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Is it Seagrass or Seaweed?

For many, it really does not matter. But is there a difference? Yes… there is. Seagrass is what typically washes ashore on the Sound side – seaweed is what we typically see on the Gulf.

The seagrass commonly known as Shoal Grass.
Photo: Leroy Creswell

So what is the difference?

 

Seagrasses are actually grasses. They are true plants in the sense they have roots, stems, and leaves. They also produce flowers, but they are so small it is very hard to see them. Pollen and seed dispersal is via the currents. What the observer sees when snorkeling in seagrass meadows are the leaves – in this case called blades. The stems run horizontal beneath the sand, as many grasses in our lawns do. These are called rhizomes, and the roots extend from them. Turtle grass and Shoal grass are the two most common types we have here.

 

Seaweeds on the other hand, are not true plants because they lack roots, stems, and leaves. They are often called algae and must be submerged in water in order to absorb it. They are either float and drift in the currents, or can attach to hard objects on the seafloor using a structure called a holdfast.  June grass and Sargassum are two common types that drift ashore.

 

So why don’t seagrasses grow in the Gulf?

 

Like all plants, seagrasses need sunlight. At least 25% of the sunlight reaching the surface must reach the bottom for them to photosynthesize. Near the shore, there is enough sunlight for seagrass, but they cannot tolerate the larger waves that our nearshore Gulf produces – thus they are restricted to the quieter waters of the Sound. We do have seagrasses growing in Big Lagoon, Old River, parts of Pensacola Bay, and even in some of the local bayous. This ecosystem is important to the overall health of our bay. It is known that 80-90% of the commercially and recreationally important finfish and shellfish require seagrasses, or salt marshes, for at least part of their life cycle – so they are important economically as well.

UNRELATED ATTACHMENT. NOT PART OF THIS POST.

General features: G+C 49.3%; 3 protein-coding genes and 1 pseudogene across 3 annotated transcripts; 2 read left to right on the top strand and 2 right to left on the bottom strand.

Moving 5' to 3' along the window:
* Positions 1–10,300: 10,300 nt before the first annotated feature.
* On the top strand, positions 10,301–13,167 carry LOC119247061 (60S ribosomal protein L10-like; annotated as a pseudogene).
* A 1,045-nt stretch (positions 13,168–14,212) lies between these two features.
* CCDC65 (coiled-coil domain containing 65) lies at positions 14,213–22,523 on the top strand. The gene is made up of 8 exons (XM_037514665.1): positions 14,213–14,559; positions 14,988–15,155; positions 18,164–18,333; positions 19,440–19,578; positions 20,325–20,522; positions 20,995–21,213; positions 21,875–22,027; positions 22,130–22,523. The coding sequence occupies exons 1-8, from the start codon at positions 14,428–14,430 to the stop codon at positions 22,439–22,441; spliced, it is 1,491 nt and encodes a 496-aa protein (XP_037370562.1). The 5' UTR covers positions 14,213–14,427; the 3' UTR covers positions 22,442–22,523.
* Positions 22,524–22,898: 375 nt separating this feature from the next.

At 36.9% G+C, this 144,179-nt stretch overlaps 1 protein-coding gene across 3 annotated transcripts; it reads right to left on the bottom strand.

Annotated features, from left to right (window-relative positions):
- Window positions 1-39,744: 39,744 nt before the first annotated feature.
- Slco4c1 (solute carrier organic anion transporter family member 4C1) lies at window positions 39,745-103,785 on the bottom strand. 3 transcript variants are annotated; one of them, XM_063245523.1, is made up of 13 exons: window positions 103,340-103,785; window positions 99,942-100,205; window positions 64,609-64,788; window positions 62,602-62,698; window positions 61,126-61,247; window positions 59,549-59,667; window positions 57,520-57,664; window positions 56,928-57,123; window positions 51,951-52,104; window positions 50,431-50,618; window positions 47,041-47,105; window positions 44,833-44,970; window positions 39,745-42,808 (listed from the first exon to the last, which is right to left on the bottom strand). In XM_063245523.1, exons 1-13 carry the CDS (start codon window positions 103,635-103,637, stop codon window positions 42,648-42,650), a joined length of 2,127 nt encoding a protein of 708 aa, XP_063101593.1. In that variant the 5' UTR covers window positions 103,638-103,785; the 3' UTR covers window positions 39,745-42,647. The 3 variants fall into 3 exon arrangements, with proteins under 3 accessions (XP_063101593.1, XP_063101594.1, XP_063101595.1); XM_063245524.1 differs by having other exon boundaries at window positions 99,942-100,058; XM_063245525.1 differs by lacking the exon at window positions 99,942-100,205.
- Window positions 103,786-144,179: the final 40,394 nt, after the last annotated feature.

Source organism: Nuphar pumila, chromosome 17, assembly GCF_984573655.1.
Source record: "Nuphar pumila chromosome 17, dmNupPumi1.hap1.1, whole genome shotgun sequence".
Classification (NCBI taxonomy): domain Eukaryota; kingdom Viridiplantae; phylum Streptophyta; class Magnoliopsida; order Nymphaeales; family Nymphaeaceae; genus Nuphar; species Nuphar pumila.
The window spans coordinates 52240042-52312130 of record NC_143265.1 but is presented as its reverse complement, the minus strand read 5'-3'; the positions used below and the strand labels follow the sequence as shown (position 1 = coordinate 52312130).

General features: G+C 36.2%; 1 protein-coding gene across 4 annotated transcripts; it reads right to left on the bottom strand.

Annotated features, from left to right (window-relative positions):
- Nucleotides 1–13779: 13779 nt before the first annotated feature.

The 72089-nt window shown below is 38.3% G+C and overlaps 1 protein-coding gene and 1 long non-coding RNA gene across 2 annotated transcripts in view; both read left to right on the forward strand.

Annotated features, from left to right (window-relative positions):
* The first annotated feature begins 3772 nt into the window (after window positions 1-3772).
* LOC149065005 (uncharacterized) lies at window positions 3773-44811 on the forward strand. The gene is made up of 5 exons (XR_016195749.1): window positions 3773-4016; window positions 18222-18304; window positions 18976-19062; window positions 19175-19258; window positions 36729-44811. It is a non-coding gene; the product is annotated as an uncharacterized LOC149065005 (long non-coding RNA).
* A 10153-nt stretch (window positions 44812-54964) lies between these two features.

Seaweeds also need sunlight. In rocky areas, you can find them attached in sunlit waters. Much of our area is sand, so we do not see as many forms of seaweed as they do in the Keys or in California. However, we do have floating forms.

The dark areas in Santa Rosa Sound indicate meadows of seagrass.
Photo: Rick O’Connor

March is “Seagrass Awareness Month”. Many people provide opportunities to educate locals about our seagrasses and the issues they are facing. Excessive run-off from parking lots, ramps, homes, etc. – increase the turbidity and decrease the salinity of the water – both of which are detrimental to seagrass health. This run-off also contains pollutants that are problematic – particularly nutrients from fertilizers. The fertilizers trigger algal blooms which block sunlight and, in some cases, smoother the surface of the grass blades. Then there is prop scarring. The shallow waters where they live are also popular spots for boaters to visit. The propeller scarring leaves open tracts throughout the seagrass meadows and, unlike some grasses in our yards, can take years – even decades – to recover. There has been significant loss of seagrass all across the Gulf region, including Pensacola Bay. The loss of seagrass have also affected species such as bay scallop and horseshoe crabs. There are signs of recovery and we need to continue reducing our impact to keep this trend going. Florida Friendly Landscaping, Clean Boater practices, and Living Shorelines are some methods that can help. Contact your local County Extension Office to learn more about these programs.